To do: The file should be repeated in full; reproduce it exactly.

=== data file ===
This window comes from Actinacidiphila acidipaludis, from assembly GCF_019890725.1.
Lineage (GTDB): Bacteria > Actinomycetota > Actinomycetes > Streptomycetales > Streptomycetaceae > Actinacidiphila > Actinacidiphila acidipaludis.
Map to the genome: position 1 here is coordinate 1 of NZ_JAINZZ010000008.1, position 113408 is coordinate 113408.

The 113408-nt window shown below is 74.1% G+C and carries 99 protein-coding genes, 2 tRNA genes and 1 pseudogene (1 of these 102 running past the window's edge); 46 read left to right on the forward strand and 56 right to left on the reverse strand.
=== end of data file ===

This window comes from Actinacidiphila acidipaludis, from assembly GCF_019890725.1.
Lineage (GTDB): Bacteria > Actinomycetota > Actinomycetes > Streptomycetales > Streptomycetaceae > Actinacidiphila > Actinacidiphila acidipaludis.
Map to the genome: position 1 here is coordinate 1 of NZ_JAINZZ010000008.1, position 113408 is coordinate 113408.

The 113408-nt window shown below is 74.1% G+C and carries 99 protein-coding genes, 2 tRNA genes and 1 pseudogene (1 of these 102 running past the window's edge); 46 read left to right on the forward strand and 56 right to left on the reverse strand.